Forms of self-flagellation that involve bloodshed are often controversial among the Shia,[14] and have been condemned by many Shia clerics.[27][74] Through such practices, participants argue that they experience a fraction of the pain inflicted at Karbala,[75][76] show their willingness to self-sacrifice,[75][65] and atone for the sins of those Kufans who deserted Husayn.[23] Opponents respond that self-harm in forbidden in Islam,[74][77] that the spilt blood renders the body impure (najis) for daily prayers,[74][78] and that such practices project a negative image of Shi'ism.[30][74] Unlike mild forms of self-flagellation,[19][20] extreme self-mortification has no precedent in early Islam,[79] neither does it appear in the Quran.[80] In turn, supporters contend that these acts show their love for the House of Muhammad, made obligatory upon all Muslims in verse 42:23 of the Quran.[80] Despite the criticism, the Shia populace, at least in South Asia, seems reluctant to prevent such practices, either to defy Sunni criticism,[81] or to boost popular support for Muharram rituals among the Shia.[82] Elsewhere, bloody self-flagellation is outlawed in Iran and Lebanon, where donating blood is encouraged as an alternative.[30]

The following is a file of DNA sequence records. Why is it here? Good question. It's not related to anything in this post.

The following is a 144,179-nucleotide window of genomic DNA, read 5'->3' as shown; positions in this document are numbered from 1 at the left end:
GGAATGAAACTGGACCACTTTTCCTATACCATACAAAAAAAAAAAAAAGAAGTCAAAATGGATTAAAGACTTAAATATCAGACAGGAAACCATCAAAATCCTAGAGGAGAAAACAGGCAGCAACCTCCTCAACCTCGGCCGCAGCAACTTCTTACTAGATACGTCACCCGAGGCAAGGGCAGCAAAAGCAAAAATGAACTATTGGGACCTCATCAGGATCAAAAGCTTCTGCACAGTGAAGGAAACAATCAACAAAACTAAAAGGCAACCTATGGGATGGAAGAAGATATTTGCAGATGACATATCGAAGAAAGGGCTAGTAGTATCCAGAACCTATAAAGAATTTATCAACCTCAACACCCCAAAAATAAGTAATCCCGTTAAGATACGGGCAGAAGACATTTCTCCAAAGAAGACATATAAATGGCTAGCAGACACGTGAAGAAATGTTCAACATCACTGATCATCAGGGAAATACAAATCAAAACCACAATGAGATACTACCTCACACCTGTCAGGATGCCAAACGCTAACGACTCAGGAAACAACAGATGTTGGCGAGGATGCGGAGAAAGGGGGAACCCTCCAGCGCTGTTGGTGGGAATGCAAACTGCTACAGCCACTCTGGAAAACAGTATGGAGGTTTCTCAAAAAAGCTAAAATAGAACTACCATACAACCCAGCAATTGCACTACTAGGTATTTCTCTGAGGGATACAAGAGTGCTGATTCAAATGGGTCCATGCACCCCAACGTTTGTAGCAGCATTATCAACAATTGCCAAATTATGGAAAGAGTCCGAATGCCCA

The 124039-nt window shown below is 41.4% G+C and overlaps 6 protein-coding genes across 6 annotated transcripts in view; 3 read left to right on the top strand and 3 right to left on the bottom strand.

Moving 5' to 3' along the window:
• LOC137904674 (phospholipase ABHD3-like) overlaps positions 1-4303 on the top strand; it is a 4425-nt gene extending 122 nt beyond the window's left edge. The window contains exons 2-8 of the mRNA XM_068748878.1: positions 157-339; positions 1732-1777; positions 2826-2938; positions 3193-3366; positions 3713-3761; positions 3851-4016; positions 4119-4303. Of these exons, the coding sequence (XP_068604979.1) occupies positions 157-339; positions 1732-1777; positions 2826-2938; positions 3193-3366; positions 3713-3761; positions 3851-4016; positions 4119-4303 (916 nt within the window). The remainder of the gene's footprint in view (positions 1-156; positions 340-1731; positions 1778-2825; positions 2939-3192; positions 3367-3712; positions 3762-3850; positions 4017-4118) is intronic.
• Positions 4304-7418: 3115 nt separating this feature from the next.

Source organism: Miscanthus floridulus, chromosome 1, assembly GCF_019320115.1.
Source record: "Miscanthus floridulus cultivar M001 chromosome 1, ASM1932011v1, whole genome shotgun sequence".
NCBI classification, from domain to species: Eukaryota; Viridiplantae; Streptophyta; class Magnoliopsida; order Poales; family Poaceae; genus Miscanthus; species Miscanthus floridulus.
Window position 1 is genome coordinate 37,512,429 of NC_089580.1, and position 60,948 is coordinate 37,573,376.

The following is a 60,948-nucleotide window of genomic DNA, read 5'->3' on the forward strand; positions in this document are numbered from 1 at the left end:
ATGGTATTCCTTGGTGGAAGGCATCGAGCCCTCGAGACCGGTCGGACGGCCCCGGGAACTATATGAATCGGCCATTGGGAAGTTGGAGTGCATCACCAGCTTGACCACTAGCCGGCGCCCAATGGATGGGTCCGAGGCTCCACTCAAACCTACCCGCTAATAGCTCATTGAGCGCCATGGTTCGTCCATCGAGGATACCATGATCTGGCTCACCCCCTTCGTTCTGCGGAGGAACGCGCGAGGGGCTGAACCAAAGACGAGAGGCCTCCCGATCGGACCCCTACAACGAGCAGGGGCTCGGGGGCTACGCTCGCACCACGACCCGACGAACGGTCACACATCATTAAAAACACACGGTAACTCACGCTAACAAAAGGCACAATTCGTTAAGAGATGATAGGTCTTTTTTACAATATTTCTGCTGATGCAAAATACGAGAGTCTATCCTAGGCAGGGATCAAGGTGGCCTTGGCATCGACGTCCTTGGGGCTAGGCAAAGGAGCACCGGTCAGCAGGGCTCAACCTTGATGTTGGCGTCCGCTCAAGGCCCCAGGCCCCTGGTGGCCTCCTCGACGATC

History of Muharram rituals[edit]

Umayyads (r. 661–750)[edit]